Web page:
I have no experience in using Latex, but I am planning to use it for publishing purposes. Could you please recommend any resources that help me to learn in less time (at least the basics on how to publish an article using it)?
At the start, you choose one of currently eight languages (Catalan, German, English, Spanish, French, Marathi, Portuguese, Vietnamese). Subsequently, all teaching is going to be provided in this language only.
Later, you enter 16 core lessons; all at your pace, without hassle of installation. These cover elementary concepts like document classes for articles, books, slides; how to interact with graphics, how to embed mathematics, the use of cross-references and citations. Contrasting to other starter kits, the organization of larger projects with LaTeX2e or debugging errors equally is part of the game. You train from your browser:
For work and generation of the .pdf in Overleaf (left hand button), a platform equally set up for collaborative edit, you need a log-in. Your school may be among the subscribers. To run the small examples, the work with TeXLive/LaTeX online (right hand button) does not require a subscription.
Then, according to the language selected, there are special lectures. For example, by TeX's age and origin in the States, the input of characters not covered by ASCII 7-bit (like in matériaux, polymères, École, garçon, Nöel from the Latin script) or use of a dedicated hyphenation pattern requires some information.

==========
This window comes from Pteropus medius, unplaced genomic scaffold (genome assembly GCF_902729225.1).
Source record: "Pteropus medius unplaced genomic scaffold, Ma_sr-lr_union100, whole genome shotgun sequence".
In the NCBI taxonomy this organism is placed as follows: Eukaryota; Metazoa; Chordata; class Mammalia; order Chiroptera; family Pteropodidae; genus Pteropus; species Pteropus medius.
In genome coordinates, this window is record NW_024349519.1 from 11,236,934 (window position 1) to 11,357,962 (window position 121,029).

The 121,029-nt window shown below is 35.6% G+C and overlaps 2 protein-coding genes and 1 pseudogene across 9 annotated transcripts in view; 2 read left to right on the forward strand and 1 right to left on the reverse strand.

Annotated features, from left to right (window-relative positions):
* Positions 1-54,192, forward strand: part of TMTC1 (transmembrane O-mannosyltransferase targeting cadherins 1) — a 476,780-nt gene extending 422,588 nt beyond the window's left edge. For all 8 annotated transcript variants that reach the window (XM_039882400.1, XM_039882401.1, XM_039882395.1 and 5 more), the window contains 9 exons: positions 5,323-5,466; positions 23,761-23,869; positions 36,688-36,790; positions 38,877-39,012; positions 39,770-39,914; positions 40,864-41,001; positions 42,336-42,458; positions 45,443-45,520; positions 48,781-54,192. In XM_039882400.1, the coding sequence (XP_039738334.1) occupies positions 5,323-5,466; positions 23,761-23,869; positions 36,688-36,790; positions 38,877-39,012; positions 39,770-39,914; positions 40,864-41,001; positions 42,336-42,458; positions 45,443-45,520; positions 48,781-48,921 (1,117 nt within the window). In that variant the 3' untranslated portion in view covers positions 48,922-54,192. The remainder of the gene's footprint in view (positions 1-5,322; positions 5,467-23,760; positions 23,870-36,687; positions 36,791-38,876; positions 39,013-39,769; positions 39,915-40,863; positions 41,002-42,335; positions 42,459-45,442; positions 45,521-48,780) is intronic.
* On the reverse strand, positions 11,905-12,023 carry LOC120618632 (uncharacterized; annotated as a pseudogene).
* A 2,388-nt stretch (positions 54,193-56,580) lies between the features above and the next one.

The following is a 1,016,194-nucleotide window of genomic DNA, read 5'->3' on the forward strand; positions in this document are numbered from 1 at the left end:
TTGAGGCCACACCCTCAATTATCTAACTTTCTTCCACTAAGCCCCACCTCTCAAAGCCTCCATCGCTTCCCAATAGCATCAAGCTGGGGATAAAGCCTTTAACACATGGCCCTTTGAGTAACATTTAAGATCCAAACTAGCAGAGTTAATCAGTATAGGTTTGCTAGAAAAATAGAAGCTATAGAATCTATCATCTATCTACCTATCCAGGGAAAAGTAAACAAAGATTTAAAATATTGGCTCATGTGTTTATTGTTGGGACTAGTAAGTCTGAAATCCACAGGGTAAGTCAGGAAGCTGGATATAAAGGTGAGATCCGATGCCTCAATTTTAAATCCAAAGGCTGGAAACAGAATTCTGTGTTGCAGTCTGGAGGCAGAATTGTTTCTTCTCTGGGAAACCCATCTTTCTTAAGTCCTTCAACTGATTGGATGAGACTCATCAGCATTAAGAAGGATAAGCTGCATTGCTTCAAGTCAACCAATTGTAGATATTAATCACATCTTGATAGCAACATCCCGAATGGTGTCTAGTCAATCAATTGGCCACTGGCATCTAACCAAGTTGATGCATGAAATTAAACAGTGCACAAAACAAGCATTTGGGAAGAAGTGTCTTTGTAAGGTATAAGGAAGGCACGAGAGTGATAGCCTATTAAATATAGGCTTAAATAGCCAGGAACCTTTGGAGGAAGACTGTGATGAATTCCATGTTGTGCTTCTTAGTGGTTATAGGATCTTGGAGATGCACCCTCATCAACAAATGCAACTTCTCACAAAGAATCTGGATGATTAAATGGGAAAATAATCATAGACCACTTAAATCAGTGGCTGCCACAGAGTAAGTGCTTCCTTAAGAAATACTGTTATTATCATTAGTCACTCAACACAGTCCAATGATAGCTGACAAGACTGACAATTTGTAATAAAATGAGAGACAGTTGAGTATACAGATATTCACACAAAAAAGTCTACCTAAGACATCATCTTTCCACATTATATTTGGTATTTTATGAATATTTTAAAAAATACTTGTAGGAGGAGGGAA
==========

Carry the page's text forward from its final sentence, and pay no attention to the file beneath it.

The project doesn't aim to be an encyclopedia. Joseph Wright, the moderator of the project, equally is maintainer of extensions for LaTeX2e (e.g., siuntix) and moderator on https://tex.stackexchange.com/. If your native language is not yet among the eight, you may contribute to the project's extension via GitHub, too.
I personally started with "The Not So Short Introduction to LaTeX", a PDF file that should come with most LaTeX distributions under the name "lshort.pdf". The document claims that it can be read in 139 minutes (the precise number depends on the version). I remember I didn't finish it in such a short time (perhaps the given time estimate was for native English speakers, which I'm not) but in the worse case it won't take you more than half a day to read. While you read it, it's beneficial to create a tex file, actually type some commands (including inserting equations, tables, graphics, etc.) into it and compile the file.
lshort.pdf does not contain all information you need, but the remaining intricacies are usually sufficiently few that you won't have much trouble googling them every time you encounter them. Another great resource for LaTeX-related problems is the LaTeX stack exchange, although googling LaTeX-related questions will usually lead you there anyway.
If you are already relatively certain about the journal that your next paper will be submitted to, it's also beneficial to download the LaTeX template of that journal, once you learned the basics of LaTeX. It may save you some time if you type your article directly into that template, and frequently compile the document before you finish, to detect and correct the errors as soon as possible, so that you don't repeat any given error when you write the subsequent sections of the paper.
Learning Latex to create documents is like becoming a mechanic to learn how to drive a car. Lyx is based on the Latex typesetting system, but provides a content-focused "live preview" editor that doesn't expose the inner workings to the user. Advanced formatting is still possible, with lots of it made accessible to the user through meaningful GUI interaction.
If you've ever had to write complicated equations (or, god forbid, tables!) in pure Tex, you'll very quickly understand why this program is so useful.